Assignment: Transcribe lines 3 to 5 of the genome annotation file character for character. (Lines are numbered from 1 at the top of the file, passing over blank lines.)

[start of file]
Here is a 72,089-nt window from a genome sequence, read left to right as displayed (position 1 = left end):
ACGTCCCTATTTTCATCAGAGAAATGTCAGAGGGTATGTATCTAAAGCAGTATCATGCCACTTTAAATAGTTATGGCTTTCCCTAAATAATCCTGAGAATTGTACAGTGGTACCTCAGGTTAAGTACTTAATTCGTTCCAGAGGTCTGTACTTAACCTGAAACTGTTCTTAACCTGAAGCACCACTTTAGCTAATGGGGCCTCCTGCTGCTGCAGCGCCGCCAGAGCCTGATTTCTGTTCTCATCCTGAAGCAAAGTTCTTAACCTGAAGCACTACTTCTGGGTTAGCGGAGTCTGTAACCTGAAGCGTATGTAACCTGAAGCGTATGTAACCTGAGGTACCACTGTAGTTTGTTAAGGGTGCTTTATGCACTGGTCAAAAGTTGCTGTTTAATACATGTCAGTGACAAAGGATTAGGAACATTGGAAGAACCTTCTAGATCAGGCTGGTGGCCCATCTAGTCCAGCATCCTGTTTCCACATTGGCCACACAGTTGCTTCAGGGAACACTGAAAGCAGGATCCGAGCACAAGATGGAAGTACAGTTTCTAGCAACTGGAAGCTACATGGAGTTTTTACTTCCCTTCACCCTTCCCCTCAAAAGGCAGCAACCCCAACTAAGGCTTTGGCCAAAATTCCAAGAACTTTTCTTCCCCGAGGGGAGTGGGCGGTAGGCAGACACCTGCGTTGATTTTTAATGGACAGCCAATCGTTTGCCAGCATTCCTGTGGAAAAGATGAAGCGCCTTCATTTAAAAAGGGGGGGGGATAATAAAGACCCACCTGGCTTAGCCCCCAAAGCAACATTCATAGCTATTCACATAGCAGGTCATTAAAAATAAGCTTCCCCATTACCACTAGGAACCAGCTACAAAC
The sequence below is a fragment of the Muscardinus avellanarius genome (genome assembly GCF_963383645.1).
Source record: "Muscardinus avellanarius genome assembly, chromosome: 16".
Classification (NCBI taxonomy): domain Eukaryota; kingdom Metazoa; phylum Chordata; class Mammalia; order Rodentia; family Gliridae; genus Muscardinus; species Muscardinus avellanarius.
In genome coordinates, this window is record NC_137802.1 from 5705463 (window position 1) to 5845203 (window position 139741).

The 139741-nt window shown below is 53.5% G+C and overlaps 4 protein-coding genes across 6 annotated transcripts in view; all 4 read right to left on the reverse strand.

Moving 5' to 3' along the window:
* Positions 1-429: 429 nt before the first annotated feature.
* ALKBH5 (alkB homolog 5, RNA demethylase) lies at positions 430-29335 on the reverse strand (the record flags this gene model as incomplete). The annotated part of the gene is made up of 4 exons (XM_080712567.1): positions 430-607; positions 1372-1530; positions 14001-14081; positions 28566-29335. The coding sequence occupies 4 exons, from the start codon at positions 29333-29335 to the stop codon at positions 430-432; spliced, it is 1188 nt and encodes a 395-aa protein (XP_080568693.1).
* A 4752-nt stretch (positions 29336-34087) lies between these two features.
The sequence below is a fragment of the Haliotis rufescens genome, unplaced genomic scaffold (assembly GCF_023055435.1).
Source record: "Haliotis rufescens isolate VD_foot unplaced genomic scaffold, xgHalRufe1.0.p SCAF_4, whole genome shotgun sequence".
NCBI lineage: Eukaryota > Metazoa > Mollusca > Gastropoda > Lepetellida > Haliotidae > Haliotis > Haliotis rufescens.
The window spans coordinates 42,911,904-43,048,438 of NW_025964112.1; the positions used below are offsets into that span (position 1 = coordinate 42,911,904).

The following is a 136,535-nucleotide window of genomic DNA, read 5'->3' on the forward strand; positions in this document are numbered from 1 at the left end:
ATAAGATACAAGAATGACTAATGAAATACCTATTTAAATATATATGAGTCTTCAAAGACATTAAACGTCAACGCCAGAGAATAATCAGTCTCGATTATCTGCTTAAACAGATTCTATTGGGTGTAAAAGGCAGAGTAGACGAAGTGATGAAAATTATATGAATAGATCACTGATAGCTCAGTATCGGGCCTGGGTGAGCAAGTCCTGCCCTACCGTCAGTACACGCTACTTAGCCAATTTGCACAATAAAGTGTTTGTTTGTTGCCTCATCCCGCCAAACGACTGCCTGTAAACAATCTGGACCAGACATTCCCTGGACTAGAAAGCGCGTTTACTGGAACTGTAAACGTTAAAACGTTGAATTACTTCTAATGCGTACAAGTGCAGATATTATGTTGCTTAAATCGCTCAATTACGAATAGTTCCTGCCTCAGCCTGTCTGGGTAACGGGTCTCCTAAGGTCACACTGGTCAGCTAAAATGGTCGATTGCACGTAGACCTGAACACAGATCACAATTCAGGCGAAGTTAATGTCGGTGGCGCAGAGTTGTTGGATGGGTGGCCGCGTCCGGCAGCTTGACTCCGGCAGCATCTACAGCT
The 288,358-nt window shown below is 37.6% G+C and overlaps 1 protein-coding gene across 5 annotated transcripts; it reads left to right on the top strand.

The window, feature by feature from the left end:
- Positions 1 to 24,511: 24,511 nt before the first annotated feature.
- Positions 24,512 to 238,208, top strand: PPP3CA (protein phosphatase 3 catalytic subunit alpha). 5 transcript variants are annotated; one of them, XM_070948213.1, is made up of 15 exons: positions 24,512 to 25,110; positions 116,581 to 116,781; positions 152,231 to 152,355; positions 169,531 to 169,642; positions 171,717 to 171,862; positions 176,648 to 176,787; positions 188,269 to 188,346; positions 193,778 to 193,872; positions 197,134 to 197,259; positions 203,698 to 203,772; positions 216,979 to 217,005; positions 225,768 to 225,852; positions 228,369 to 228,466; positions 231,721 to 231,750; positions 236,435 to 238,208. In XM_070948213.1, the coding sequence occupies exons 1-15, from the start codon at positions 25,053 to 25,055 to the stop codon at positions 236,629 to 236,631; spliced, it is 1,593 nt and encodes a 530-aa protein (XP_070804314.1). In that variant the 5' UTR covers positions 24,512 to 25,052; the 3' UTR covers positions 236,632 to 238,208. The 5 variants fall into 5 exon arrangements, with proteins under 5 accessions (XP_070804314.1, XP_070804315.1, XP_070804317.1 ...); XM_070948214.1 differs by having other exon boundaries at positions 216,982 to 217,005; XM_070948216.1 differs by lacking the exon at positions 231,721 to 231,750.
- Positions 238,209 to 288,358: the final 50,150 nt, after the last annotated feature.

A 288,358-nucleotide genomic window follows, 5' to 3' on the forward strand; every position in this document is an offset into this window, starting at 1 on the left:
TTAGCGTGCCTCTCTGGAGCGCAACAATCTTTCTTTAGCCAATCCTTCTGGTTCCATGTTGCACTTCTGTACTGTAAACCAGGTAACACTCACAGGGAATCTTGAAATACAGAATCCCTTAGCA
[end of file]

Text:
The sequence below is a fragment of the Muscardinus avellanarius genome (genome assembly GCF_963383645.1).
Source record: "Muscardinus avellanarius genome assembly, chromosome: 16".
Classification (NCBI taxonomy): domain Eukaryota; kingdom Metazoa; phylum Chordata; class Mammalia; order Rodentia; family Gliridae; genus Muscardinus; species Muscardinus avellanarius.